Pages Tagged With: "animals"
A photo of three turkeys trotting down a misty country road took first prize in the 2022 Delaware Watersheds Photos Contest.
If you’re swimming in Delaware waters, particularly in the ocean, you’re probably swimming near sharks. But they actually have more to fear from us than the other way around.
The diamondback terrapins at Port Mahon in Kent County could use a hand during their upcoming nesting season. Learn more about how you can help.
By Dr. Ashley Kennedy Last April, returning home after a day of work outdoors, I loosened my hair out of my ponytail and felt a familiar but unwelcome bump on my scalp. Based on the size and location, I immediately guessed what it could be – an adult American dog tick which
Delaware’s Endangered Species – there here are 86 animals on Delaware’s endangered species list, including the American kestrel, the northern long-eared bat and the barking tree frog.
The red knot, monarch butterfly and Delmarva fox squirrel are among the nearly 100 animals on Delaware’s endangered species list. Learn more about what DNREC is doing to ensure thriving wildlife diversity in Delaware.
Calling all birders – experienced or not – to help the Delaware National Estuarine Research Reserve have a Big Year!
Looking for something different on your plate? We asked DNREC folks to share their most wildly delicious recipes for harvested game.
The Delaware Sportsmen Against Hunger program is once again providing venison to people in need, an annual tradition during the holidays.
A photo of the iconic great blue heron took first prize in the Watersheds Photos Contest, sponsored by the DNREC Division of Watershed Stewardship.
Photo Contest Winners! See nature’s beauty at DNREC’s Aquatic Resources Education Center near Smyrna.
DNREC scientists are unlocking some of the mysteries of Delaware’s secretive marsh birds. Clapper rails, saltmarsh sparrows and other species are facing many challenges. How are they faring?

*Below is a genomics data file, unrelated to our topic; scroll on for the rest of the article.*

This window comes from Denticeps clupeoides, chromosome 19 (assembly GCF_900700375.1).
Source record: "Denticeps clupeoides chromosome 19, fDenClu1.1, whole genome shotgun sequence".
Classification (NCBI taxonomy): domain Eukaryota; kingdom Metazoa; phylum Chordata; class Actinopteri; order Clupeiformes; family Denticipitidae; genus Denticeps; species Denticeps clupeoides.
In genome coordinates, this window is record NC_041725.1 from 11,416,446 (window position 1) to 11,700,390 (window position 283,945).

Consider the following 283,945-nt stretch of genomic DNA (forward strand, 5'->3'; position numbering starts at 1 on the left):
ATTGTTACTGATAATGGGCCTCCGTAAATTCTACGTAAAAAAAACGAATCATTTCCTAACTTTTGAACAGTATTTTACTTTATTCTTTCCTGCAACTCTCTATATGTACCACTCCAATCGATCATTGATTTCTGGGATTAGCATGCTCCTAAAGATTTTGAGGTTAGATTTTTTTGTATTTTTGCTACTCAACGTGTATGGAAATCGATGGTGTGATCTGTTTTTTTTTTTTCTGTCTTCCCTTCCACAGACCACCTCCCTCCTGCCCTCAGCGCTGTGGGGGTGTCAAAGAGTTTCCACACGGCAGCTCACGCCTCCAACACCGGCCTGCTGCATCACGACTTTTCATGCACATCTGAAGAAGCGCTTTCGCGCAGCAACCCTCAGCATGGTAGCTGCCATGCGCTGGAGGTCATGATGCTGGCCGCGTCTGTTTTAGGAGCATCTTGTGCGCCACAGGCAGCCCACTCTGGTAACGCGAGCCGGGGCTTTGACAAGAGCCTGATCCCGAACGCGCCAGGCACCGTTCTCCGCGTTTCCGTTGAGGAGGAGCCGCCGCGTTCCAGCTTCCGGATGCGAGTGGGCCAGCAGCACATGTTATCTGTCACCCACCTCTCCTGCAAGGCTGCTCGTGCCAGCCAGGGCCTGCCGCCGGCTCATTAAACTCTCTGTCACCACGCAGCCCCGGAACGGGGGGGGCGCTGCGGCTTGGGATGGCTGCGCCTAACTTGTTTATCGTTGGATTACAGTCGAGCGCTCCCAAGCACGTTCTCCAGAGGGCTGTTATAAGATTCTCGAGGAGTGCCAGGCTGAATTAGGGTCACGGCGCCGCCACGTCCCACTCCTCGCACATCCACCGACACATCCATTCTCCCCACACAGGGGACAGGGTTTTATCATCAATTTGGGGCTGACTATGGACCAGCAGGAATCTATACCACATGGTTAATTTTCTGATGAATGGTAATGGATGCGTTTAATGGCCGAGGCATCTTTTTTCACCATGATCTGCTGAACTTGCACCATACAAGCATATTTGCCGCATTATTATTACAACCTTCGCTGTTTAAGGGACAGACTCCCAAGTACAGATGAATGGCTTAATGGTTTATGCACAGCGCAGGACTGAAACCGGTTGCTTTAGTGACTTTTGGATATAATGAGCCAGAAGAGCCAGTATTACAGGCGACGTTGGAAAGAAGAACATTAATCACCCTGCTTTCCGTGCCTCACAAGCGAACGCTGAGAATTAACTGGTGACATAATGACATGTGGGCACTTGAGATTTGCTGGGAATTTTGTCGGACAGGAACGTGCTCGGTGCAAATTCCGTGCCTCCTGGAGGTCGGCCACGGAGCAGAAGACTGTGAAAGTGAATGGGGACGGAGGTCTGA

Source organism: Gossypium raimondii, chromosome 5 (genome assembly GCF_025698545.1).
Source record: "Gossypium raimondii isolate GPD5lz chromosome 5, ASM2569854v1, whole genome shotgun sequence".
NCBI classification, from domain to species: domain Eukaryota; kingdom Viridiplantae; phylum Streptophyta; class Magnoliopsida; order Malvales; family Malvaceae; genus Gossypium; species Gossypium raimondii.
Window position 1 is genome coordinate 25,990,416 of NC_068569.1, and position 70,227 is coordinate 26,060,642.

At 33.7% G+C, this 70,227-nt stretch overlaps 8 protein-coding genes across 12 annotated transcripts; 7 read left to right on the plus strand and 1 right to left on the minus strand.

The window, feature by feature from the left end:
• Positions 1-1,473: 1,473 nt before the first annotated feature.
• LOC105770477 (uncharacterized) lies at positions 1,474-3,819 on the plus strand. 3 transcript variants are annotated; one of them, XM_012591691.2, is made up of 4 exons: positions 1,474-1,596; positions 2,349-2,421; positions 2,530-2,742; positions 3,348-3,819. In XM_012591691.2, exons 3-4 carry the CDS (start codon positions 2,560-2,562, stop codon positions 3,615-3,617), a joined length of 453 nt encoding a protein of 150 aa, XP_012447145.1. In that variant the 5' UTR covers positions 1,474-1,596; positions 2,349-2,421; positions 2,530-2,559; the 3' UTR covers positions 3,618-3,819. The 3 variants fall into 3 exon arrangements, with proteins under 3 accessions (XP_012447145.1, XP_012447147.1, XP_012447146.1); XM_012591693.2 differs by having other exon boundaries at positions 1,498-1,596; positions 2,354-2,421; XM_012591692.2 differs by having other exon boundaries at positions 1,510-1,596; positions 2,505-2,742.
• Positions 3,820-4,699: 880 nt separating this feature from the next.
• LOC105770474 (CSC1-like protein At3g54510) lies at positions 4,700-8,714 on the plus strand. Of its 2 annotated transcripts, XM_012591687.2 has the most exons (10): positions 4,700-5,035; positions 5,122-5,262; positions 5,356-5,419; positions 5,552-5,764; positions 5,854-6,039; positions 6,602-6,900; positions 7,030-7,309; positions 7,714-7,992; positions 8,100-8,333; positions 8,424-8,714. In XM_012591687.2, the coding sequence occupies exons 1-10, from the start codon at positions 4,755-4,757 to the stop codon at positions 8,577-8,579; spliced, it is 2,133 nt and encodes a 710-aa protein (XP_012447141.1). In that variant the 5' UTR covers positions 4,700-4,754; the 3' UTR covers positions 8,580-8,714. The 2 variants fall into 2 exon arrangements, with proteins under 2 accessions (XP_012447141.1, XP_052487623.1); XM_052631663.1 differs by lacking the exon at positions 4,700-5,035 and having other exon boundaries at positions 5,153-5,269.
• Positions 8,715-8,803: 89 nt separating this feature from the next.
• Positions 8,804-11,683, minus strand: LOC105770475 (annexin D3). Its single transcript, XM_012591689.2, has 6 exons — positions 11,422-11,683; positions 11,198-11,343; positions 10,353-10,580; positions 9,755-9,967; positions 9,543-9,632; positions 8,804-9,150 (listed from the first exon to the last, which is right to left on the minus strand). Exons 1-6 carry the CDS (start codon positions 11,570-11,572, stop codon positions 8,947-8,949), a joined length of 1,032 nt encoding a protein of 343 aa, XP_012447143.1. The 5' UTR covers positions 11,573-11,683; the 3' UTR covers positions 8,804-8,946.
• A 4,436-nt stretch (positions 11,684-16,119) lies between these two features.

There are 19 species of snakes slithering around Delaware. Which ones should you watch out for and what are the best ways to avoid them?
zzzzz … slap. Sound familiar? The whine of buzzing mosquitoes followed by swats is a tell-tale sign of summer in Delaware. There’s plenty you can do in your backyard to reduce populations of these pests. Our Mosquito Control Section has tips to share, along with the mosquitos to watch out for.
Delmarva fox squirrels are rare in Delaware. Just because you haven’t seen one of these large, silver-gray, fluffy-tailed squirrels doesn’t mean you won’t – especially if you live in Sussex County. Our Division of Fish and Wildlife just moved 15 more into the area, as part of an ongoing translocation program.
They have long striped tails, intense eyes and they’re full of antics. Meet the lemurs – and the other animals – at the Brandywine Zoo’s new Madagascar Exhibit.
It’s Mother’s Day and American Wetlands Month. We thought we’d combine the two to bring you one article about some of the moms who raise their young in Delaware’s marsh areas – osprey, spring peepers and muskrats.
Now is a great time to grab your binoculars to witness the spectacle of the return of our migrant bird species throughout the state. Outdoor Delaware sat down with our staff birders to talk about spring birding and what makes it so special.
They find lost children and suspects, sniff out illegal drugs and perform many other law enforcement tasks. But instead of two legs, they have four. They’re enforcement officers like any other with our Natural Resources Police.
Many of us are scared of bats. But they’re far more beneficial than harmful – and they’re not out to get us.
You can help us create the first-ever Delaware Amphibian and Reptile Atlas by submitting photos and locations of Delaware’s reptiles and amphibians, or as we call them, “herps.”
Toliara is a radiated tortoise who lives at the Brandywine Zoo. Radiated tortoises are reptiles and considered among the most beautiful in the world. His ancestors emerged on land shortly after dinosaurs became extinct some 65 million years ago.
The American kestrel is a pint-sized yet ferocious aerial predator notorious for taking out tree swallows or bluebirds in mid-air. About the size of a mourning dove, this raptor is the smallest and most colorful falcon in North America.
Are you planning to go for a swim? If so, you may encounter jellyfish because they love warm water. And there are several species of jellies you should keep a watchful eye on as you venture out for a dip.
DNREC’s Division of Fish & Wildlife manages nearly 50,000 acres of land that provides habitat for a multitude of wild plants, animals, fish, insects and rare species of all kinds. And it spearheads several important wildlife and habitat conservation and education initiatives, including the Wildlife Species Conservation and Research Program and the Delaware Shorebird Project.